Whenever questions are raised about the accuracy or the truth of something portrayed in a film, the moviemakers and/or their public-relations representatives have a ready-made response.
“It’s just a movie,” they say. “Lighten up. Nobody expects movies to be historically accurate or true.”
That answer has a lot of resonance with the public. Movies are a big part of our imaginative life, but by and large they exist in a fantasy world, not the one in which we live and work.
Yet there are times when some of us do get pretty worked up about the impact a film might have. Witness the Jewish community’s reaction last year to the release of Mel Gibson’s “The Passion of the Christ.”
It’s true that those who predicted the film would foment violence misunderstood their non-Jewish neighbors, if not Gibson. But that sort of hysteria aside, the Anti-Defamation League and its national leader, Abraham Foxman, were right to speak out about the danger of the deicide myth that Gibson’s film seemed to be raising.
But when another flick with the potential for damage to the interests of the Jewish community recently opened, the ADL frontman was taking quite a different line.
When asked whether he was concerned about the release of Steven Spielberg’s “Munich,” Foxman wanted no part of the dustup. This is, mind you, a film that goes out of its way to portray Palestinian terrorists in a flattering light, and whose conclusion centered around the rejection of Israel on the part of a disillusioned member of that country’s intelligence services.
Foxman only praised it.
“The film presents the issues in a sensitive light,” said the ADL head in a USA Today article. He was quoted in the Jerusalem Post as asserting, “We do not think this is an attack on Israel. We do not think this is a film of moral equivalency.”
Nor was Foxman deterred by the fact that the source for the movie is bogus, and has been roundly refuted by virtually everyone in Israel in a position to know about the events.
“This is not a documentary, and nobody’s pretending it is,” Foxman said.
A dispassionate viewer might think it odd that a man who was prepared to go to the barricades about the potential impact of a film only a year ago would be so willing to give “Munich” a pass.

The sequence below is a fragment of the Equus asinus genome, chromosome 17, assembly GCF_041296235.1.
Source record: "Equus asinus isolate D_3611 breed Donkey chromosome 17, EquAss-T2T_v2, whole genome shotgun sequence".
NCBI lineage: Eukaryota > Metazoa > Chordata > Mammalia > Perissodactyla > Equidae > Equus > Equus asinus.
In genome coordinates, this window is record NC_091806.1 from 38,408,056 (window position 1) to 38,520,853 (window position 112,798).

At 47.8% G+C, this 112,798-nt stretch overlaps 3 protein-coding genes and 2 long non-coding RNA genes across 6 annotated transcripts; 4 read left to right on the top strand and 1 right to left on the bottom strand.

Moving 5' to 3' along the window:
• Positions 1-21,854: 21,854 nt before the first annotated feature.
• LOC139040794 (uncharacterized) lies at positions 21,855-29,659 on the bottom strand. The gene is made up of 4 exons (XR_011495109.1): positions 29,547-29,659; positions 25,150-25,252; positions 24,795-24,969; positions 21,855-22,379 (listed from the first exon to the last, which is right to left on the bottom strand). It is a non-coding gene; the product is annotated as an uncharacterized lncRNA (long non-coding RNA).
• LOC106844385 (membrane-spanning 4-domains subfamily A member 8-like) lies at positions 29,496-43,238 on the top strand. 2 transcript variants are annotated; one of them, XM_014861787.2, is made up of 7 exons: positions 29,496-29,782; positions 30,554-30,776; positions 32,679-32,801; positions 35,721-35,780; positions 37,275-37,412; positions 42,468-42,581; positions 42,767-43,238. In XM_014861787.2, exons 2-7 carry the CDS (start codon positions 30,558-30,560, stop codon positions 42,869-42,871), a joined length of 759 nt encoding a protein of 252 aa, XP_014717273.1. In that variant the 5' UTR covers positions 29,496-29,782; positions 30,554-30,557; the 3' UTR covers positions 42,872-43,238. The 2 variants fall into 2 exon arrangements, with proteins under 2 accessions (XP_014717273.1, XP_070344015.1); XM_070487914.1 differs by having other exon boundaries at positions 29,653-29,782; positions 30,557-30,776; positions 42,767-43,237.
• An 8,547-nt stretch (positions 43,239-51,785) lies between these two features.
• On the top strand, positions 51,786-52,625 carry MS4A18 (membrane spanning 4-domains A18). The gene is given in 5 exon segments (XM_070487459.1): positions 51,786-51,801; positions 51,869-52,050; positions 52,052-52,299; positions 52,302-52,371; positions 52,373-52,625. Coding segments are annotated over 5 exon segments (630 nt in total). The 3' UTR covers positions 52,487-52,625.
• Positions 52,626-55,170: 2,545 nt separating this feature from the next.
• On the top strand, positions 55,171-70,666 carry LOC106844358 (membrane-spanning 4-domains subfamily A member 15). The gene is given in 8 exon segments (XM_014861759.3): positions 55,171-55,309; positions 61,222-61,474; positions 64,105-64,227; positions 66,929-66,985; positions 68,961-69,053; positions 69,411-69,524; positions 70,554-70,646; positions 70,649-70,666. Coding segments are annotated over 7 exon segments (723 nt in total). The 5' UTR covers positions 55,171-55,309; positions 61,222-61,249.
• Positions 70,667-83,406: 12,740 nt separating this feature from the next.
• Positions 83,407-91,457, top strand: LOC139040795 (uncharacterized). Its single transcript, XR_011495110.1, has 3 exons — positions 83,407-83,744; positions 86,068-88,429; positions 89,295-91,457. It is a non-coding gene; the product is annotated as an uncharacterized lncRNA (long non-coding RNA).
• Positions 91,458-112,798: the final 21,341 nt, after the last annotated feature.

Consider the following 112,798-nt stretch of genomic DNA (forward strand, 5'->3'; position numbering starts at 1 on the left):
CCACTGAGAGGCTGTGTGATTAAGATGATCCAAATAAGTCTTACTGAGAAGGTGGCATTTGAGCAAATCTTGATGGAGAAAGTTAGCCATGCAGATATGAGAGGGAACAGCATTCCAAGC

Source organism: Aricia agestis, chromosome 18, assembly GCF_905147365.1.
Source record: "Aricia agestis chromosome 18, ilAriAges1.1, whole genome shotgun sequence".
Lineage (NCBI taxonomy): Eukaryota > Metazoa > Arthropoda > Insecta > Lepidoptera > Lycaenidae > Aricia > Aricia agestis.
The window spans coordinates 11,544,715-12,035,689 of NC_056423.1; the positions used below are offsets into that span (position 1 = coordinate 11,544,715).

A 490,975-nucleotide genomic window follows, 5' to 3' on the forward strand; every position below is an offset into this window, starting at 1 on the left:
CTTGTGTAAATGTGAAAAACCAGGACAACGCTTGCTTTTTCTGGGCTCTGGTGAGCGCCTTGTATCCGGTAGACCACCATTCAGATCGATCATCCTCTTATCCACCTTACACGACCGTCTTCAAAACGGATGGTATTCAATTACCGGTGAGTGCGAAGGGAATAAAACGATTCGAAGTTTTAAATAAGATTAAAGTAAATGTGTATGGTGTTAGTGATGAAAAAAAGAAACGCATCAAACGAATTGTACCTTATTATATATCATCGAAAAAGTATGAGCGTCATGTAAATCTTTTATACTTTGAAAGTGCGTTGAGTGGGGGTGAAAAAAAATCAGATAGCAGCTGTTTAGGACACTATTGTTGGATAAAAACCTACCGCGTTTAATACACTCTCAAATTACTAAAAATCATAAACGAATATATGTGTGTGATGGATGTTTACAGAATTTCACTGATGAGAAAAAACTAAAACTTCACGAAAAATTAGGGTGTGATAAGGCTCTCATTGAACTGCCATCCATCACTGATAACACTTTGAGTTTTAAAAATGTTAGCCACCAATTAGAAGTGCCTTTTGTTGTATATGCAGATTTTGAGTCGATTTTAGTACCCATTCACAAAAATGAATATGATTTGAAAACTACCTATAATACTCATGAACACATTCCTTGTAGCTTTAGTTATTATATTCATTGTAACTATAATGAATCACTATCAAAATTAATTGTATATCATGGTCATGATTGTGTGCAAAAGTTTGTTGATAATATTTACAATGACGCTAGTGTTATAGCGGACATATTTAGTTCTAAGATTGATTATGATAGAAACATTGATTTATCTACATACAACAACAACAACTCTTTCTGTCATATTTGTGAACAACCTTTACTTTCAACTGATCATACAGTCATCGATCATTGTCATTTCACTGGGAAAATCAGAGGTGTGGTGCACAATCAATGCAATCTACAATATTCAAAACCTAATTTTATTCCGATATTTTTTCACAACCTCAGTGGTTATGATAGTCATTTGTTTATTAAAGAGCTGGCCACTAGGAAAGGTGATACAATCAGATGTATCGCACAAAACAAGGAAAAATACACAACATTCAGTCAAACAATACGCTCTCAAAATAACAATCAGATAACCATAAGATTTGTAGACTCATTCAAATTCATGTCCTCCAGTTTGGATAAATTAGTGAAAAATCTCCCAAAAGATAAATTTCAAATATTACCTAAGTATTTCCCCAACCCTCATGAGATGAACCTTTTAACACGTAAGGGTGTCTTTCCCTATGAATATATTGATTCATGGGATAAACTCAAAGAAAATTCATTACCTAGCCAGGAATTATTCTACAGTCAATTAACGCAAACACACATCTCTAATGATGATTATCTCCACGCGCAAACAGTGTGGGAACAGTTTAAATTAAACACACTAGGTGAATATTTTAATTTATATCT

This is a time when the right of the state of Israel to defend itself against terrorism has never been under greater attack in the media and from the liberal Christian denominations. At such a moment, doesn’t Foxman think a movie that invokes the image of the World Trade Center’s twin towers — in a not-so-subtle reinforcement of the idea that Israel is the reason America was attacked — is at least as incendiary a notion as the idea that the Jews killed Jesus?
If the potential for a distorted view of the history of the first century was so great in “The Passion,” why is the ADL so disinterested in a slanted view of the events of the last 35 years?
The fact that the movie portrays Arab attacks on Jewish targets as being merely a response to Israel counter-terror operations is something that should have restrained this leader’s praise.
Arab terror directed at Israeli and Jewish targets predated the Munich atrocity and, contrary to the film, subsequent attacks were not predicated on Israel’s counterattacks. Palestinian terrorism continues whether Israel is making peace or making war — or whether it’s undecided about what it should do.
The real problem here is that “Munich” is not the work of a wacky extremist like Mel Gibson or even a talented conspiracy maven like Oliver Stone. It is a movie made by a man who has been lionized by the Jewish community for an award-winning film about the Holocaust.
Seen in that perspective, maybe taking on Gibson and “The Passion” as Foxman did wasn’t as daring as it seemed at the time. Maybe the real test of institutional courage comes when the director of “Schindler’s List” puts forward an offensive film — not when it’s done by an easy mark for the organized Jewish world.
When all is said and done, like “The Passion,” “Munich” is just a movie, and even if it wins some Oscars, it will be gone soon enough from theaters. But if the defenders of the Jewish community and Israel have understood anything in the past, it’s that a defeat in the world of ideas and popular culture can be as dangerous as one on the battlefield.
It’s just too bad that some of our leaders were unprepared to fight when the battle didn’t look like an easy one.
Jonathan S. Tobin is executive editor of the Jewish Exponent in Philadelphia, where this column previously appeared.